The failure hitherto of the State authorities, in consequence of the circumstances to which I have adverted, to organize its quota of troops called for by the President, imposed upon him the necessity of providing himself for their organization, and this has been done to some extent; but instructions have now been given to the agent of the Federal Government to proceed hereafter under your directions, and the company and field officers will be commissioned by you.
I have the honor to be, very respectfully, your obedient servant,
Secretary of War.
WASHINGTON, June 25, 1861.
Major General N., P. BANKS, U. S. A.,
Commanding Department of Annapolis, Fort McHenry, Md.:
SIR: The General-in-Chief has heard that on several occasions, when troops have arrived in Baltimore from the North, the police and others have interfered to prevent friendly persons from furnishing them with water at the depot. Two worthy quakers, named William Robinson and James D. Grahan, have, it seems, been threatened with violence for no other cause than this. The General asks your attention to this matter, and suggests that by having a detachment of your troops at the depot at the proper time the regiments arriving might be duly supplied with water.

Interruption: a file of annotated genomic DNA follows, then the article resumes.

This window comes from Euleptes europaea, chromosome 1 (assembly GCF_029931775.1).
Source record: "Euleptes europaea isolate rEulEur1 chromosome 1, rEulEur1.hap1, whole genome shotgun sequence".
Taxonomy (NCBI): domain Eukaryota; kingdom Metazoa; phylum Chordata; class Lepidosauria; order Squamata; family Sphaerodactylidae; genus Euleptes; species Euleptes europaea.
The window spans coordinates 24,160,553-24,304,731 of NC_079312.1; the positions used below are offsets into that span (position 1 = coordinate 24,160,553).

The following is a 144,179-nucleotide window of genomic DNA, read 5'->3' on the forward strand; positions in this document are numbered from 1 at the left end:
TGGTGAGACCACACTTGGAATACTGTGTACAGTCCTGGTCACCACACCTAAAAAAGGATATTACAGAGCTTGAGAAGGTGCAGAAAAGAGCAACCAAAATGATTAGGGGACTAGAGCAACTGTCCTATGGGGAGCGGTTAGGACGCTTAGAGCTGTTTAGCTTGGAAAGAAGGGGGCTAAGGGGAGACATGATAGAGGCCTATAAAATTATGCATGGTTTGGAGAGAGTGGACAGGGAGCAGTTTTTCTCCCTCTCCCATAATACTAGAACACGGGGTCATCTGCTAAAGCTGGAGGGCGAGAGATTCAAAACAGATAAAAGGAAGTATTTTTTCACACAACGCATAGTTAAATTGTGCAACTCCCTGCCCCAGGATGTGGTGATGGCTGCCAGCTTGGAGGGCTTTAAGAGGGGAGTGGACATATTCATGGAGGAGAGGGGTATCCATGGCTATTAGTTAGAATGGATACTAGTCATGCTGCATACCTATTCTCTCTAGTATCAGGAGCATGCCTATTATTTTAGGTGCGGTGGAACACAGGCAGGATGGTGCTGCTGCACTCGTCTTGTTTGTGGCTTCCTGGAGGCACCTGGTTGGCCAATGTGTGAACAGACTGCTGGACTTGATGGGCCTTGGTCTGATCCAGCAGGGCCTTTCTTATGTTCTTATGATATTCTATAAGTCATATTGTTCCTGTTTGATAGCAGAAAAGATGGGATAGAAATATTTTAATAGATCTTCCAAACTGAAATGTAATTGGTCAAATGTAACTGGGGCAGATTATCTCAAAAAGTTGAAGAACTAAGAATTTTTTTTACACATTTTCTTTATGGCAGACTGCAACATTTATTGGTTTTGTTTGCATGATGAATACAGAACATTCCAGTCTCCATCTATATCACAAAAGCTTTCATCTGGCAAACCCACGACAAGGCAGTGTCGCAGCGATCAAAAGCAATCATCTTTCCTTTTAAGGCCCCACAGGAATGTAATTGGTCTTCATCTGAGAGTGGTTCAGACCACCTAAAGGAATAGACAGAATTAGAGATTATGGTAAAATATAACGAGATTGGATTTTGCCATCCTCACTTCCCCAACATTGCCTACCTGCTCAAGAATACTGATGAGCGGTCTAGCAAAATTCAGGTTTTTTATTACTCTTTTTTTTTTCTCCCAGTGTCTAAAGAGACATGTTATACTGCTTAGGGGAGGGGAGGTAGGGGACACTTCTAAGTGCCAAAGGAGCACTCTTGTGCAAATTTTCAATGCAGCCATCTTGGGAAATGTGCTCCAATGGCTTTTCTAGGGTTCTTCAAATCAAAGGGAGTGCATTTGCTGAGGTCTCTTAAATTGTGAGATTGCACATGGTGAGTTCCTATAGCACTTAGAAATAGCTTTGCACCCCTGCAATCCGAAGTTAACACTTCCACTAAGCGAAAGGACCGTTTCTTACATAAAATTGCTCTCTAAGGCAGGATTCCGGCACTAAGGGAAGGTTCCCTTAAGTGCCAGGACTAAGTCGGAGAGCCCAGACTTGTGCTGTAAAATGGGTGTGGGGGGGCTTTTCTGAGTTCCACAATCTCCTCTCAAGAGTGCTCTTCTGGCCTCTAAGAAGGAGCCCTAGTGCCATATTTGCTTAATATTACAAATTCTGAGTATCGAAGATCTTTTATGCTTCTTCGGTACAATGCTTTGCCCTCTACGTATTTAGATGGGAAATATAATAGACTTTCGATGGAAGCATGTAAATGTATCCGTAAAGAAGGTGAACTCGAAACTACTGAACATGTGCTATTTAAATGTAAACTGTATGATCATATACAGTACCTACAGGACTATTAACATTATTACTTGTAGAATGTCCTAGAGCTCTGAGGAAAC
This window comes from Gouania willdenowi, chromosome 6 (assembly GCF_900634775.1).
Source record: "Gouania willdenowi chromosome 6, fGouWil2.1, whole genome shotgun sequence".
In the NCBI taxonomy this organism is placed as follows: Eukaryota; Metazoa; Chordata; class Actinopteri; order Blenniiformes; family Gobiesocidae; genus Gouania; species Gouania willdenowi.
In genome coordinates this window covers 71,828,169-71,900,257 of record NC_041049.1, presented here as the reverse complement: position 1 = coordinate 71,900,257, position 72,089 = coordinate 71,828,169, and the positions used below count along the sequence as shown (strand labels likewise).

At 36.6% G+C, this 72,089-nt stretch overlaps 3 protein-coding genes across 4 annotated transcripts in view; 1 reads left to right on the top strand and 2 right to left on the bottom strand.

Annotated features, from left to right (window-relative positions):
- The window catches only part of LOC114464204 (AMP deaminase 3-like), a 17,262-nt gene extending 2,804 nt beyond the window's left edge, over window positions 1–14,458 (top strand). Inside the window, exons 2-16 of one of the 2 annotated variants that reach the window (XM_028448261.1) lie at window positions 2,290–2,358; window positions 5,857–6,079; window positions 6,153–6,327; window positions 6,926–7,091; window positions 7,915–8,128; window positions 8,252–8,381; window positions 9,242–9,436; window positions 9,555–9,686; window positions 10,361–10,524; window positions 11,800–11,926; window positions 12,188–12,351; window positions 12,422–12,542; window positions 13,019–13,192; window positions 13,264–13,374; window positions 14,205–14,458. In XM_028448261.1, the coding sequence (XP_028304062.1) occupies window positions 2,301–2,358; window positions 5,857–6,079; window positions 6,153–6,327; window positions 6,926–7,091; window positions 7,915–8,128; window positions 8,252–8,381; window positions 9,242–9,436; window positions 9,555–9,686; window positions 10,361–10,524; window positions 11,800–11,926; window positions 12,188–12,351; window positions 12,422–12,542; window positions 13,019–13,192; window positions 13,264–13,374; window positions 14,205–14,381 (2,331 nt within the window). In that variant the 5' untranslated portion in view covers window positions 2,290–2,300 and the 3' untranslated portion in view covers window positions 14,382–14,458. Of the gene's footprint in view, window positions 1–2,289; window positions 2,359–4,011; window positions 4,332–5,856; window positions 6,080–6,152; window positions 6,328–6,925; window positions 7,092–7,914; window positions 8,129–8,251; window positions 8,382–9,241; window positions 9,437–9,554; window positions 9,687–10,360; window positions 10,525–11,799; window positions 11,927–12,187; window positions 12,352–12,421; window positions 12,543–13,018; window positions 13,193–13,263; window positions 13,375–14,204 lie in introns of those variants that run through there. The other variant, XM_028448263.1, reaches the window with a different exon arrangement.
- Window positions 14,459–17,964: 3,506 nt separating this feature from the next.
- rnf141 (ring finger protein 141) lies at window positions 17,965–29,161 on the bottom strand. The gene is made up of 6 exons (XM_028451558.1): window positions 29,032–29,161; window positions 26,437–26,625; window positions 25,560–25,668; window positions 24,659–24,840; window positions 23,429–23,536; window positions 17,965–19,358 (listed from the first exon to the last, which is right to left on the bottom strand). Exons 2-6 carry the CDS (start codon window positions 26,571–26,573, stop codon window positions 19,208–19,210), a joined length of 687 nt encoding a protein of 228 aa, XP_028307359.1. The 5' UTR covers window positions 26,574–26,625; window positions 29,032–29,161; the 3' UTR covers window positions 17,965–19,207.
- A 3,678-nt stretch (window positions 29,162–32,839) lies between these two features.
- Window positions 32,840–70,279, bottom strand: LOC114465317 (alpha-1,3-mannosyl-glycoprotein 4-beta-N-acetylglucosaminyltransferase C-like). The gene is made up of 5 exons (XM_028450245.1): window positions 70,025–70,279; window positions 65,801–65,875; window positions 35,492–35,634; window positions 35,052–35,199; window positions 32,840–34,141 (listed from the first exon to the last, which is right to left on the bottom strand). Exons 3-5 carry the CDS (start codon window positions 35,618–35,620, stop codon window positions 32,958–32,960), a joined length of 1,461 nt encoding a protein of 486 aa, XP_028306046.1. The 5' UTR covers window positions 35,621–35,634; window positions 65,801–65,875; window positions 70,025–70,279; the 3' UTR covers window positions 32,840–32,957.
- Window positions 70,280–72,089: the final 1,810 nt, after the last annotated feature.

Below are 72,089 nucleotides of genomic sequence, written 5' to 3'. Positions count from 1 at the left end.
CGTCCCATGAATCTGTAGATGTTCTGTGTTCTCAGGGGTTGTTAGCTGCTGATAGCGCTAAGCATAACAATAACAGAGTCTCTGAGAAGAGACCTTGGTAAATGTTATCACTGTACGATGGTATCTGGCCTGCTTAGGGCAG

I am, sir, very respectfully, your obedient servant,
E. D. TOWNSEND,
HEADQUARTERS DEPARTMENT OF PENNSYLVANIA, Hagerstown, Md., June 25, 1861.
His Excellency A. G. CURTIN,
Governor of Pennsylvania, Harrisburg, Pa.:
GOVERNOR: As in the course of the military operations of the command now in this department this force may be withdrawn form this vicinity and that of Frederick and Cumberland, leaving the frontier of Pennsylvania unprotected, I consider it my duty to notify you, that you may take such steps as may appear to you proper to be prepared to defend you State from encroachment should the offensive be assumed by the insurgents. As you now have a considerable force of reserve troops, which at any moment the General Government might wish to use for common defense, I trust you will pardon me for suggesting that they be posted at points on the frontier of Pennsylvania which to my mind are the most exposed, and from which at any moment, if the Government desired their services, they could be pushed as Federal troops into this State, or sent by rail to other threatened parts of our country. The places of importance in a military point of view are Bedford, Chambersburg, Hanover or Gettysburg, and York. State troops at these points would sustain U. S. forces in Maryland, and check, in case of their being withdrawn, encroachments from Virginia. York has the additional advantage of supporting Hanover, and of being on an easy line of communication with Washington. At all of them a Federal officer, authorized by the Government, can speedily turn the State into Federal troops, and throw them where they may be required.